TRID Q&A

Watch the video clip below to see a portion of the TRID webinar Q & A.

About a month ago, we finished up our three-part webinar series on TRID. “TRID from A to Z” is one of our most popular training series and it is available now OnDemand. We cover a wide variety of topics such as:

  • How to Complete the Loan Estimate & Closing Disclosure
  • Shopping Requirements & Restrictions
  • Changed Circumstances
  • Revising Loan Estimates & Closing Disclosures
  • TRID for Construction Loans
  • Fees & Charges – What, Where, When, Why & How

As with all of our webinars, our goal is to answer your questions and we provide a certain amount of time for you to ask your questions. You can also pre-submit questions to be answered during the webinar. Not only do our experts answer your questions live but we also put them writing for you refer to later on.

See all TRID Resources!

Video Transcript

Diane Dean:

Okay. On this first one, we’ll go back to page 253. If we have issued the closing disclosure and subsequently find out we need to extend a rate lock for whatever reason, are we required to re-issue the closing disclosure each time we extend a rate lock?

Jerrod Moyer:

So if the rate lock is being extended, just trying to think this through, what’s all affected by that? If there’s no fee for extending the rate lock and the closing date … See, this is where … If you’re extending the rate lock, I’m going to assume that you’re not closing on the same date, which means the closing date, the disbursement date, all that stuff’s going to have to be updated. So if you’re extending the rate lock, I’m assuming the closing date’s changing, which means yes, you need to re-disclose. If for some reason you issued a closing disclosure and the closing date’s going to remain the same, you’re just extending the rate lock for some reason, and it doesn’t affect anything else, then I suppose there’s a way you wouldn’t have to, but traditionally, we would see it affecting other things like the closing date and require a revised version.

Diane Dean:

Okay, this next one is the one we also addressed last week and decided to come back to it with the closing disclosure, again, this week.

Jerrod Moyer:

Yep.

Diane Dean:

We have a situation where the loan amount was increased on a closing disclosure after the appraisal came in higher than expected. The upfront mortgage fee increased slightly and was cured to the customer on the closing disclosure. Should the loan amount have been increased on a loan estimate instead of a closing disclosure, or did we handle this okay?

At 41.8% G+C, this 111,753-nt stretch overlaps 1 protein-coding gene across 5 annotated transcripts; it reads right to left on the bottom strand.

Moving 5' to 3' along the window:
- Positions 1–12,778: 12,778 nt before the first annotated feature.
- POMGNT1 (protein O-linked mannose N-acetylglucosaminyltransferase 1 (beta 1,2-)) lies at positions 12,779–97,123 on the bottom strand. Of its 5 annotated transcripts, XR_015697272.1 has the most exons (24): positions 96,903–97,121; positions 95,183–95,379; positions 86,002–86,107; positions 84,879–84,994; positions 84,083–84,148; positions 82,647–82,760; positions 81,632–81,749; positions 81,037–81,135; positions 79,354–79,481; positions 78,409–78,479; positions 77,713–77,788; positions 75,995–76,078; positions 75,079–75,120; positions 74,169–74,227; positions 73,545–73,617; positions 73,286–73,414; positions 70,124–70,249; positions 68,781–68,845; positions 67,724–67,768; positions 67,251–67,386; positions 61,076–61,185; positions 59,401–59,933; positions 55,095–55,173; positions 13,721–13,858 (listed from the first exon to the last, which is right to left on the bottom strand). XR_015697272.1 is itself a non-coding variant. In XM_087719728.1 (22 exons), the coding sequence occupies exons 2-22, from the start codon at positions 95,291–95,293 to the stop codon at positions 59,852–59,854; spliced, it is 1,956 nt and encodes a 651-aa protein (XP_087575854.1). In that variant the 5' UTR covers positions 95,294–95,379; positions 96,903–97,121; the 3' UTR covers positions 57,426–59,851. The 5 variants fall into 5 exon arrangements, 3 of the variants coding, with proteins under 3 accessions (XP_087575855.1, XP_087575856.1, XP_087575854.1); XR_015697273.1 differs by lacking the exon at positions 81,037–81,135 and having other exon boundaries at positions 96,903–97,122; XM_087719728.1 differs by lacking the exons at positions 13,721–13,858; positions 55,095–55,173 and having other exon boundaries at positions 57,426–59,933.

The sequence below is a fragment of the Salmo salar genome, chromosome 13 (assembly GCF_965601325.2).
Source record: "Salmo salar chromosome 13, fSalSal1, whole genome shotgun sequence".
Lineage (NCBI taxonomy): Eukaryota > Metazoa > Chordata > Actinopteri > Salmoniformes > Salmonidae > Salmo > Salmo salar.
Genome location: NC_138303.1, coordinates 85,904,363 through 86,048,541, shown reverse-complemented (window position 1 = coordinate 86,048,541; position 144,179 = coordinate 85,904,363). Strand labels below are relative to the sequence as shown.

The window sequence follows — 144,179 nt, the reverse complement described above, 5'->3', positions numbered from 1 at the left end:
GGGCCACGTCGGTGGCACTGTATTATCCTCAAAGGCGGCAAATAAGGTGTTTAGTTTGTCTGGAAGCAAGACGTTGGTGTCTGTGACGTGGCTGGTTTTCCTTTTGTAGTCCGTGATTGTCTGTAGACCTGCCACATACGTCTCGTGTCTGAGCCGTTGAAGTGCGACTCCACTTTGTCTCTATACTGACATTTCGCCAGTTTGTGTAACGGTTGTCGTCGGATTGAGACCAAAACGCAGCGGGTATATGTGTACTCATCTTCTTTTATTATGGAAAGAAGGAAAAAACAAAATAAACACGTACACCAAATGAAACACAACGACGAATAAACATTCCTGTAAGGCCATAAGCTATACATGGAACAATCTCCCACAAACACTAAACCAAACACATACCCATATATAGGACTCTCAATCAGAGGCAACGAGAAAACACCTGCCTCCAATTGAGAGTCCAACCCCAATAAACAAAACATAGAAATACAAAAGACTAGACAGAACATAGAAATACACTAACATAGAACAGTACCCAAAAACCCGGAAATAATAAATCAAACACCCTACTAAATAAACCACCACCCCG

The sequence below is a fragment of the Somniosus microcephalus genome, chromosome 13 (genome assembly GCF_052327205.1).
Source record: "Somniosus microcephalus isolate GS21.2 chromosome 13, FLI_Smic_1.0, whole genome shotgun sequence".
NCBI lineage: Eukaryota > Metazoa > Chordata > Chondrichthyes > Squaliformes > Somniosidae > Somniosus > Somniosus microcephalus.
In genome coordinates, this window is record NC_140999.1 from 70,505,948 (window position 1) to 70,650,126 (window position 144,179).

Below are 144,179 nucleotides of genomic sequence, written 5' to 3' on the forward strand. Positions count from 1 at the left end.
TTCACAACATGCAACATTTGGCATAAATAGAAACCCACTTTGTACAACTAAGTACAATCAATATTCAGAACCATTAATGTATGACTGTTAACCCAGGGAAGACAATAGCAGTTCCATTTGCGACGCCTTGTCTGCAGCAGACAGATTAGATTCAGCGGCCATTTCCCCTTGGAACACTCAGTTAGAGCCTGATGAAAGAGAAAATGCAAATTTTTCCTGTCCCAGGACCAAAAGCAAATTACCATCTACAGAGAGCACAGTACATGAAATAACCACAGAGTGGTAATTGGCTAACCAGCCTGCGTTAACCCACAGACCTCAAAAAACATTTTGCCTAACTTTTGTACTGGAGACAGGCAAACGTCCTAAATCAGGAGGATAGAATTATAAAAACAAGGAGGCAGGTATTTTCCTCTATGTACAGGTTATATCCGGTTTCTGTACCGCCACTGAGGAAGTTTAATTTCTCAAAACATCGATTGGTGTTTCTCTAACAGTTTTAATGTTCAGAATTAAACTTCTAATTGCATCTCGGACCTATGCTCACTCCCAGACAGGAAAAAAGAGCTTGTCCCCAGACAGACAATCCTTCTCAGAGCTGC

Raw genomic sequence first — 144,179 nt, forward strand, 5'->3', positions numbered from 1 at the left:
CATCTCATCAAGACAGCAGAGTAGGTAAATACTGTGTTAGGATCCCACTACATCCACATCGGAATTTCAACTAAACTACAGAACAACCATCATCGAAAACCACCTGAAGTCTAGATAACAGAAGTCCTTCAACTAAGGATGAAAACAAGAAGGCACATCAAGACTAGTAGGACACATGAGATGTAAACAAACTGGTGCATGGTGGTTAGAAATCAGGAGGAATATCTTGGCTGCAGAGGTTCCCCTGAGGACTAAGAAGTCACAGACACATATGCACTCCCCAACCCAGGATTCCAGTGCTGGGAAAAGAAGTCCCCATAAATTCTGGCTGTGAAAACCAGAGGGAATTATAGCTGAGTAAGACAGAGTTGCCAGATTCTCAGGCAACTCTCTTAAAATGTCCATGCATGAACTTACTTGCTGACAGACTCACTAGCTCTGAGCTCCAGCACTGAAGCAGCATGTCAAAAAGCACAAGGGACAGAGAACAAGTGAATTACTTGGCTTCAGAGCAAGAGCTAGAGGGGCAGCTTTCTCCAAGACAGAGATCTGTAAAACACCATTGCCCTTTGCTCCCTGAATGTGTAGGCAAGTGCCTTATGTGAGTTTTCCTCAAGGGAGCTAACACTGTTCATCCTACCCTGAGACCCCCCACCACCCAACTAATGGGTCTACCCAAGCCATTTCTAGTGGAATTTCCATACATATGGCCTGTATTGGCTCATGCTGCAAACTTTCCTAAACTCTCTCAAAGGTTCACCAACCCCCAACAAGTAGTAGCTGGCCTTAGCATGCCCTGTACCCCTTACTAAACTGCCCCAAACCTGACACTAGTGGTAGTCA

Jerrod Moyer:

Well, there’s a couple of different things I want to address in this. So let’s first address. If we have a change circumstance before the closing disclosure is set to go out, but we’re ready to issue the closing disclosure, do we have to issue a loan estimate first? And the answer, we believe, is no. There’s some bit of miss direction in the rule because it says one thing here and another thing there relative to the loan estimate, but we believe that when they updated TRID 2.0, they meant to indicate that change circumstances could be identified and taken care of with a closing disclosure without having to go back and re-issue a loan estimate and then a closing disclosure tomorrow.

Jerrod Moyer:

So I don’t think you have to go back and re-issue a loan estimate. It can be just done straight with a closing disclosure. Now they mentioned doing a tolerance cure because of the increase in the loan amount and the appraisal and what it came in at, and long story short, as long as you reissued a, or issued a closing disclosure within three days of learning of the change circumstance, which is the loan amount increasing, right? Or no, it was the appraisal coming in, right?

Diane Dean:

Yeah. The appraisal came in, which resulted in the loan amount increasing.

Jerrod Moyer:

Okay. So the appraisal came in, there’s your new information. So something happened with the loan amount. That’s a result of the change circumstance and mortgage insurance change because of that. Since mortgage insurance is directly related to the change circumstance, as long as you get a new disclosure out, either a revised loan estimate or a new closing disclosure within three days, and you put this new updated mortgage insurance number on there, you wouldn’t have a tolerance cure to do. So if anything, it sounds to me like you may not have had to do a tolerance cure, but maybe you didn’t get it done within three days, and then there would be a tolerance cure. So did I answer all the question?

Diane Dean:

I believe so.

Jerrod Moyer:

I took us in a lot of different directions there. I just want to make sure I got back to the core question.

Diane Dean:

Okay, this next one takes us back to the end of last week, and the beginning of this weeks. Do we need to document how a closing disclosure is provided or can it be assumed to be delivered by mail?

Jerrod Moyer:

That that’s the way our team rolls is that unless the loan file documentation says something different, okay? The loan closing disclosure’s set up such that there’s an issue date, and unless the loan file says it’s anything else, we’re going to assume that it was issued by mail. Okay? So day one, day two, day three. Now it’s in their hand. And three days after that is the soonest we can close. We would only ever question things if the timeframe between the issue date and the closing date was less than a week. Then what we would do is, “Okay, where’s the information in the loan file that says it was received earlier than that?” As long as that timeframe is a week, not counting holidays, there’s no reason for us to question or even concern ourselves with how it was issued, when it was issued, things like that, because there’s the date issued. And if it’s seven days later, assuming there’s no holidays, we’re good to go.

Published
2020/12/17

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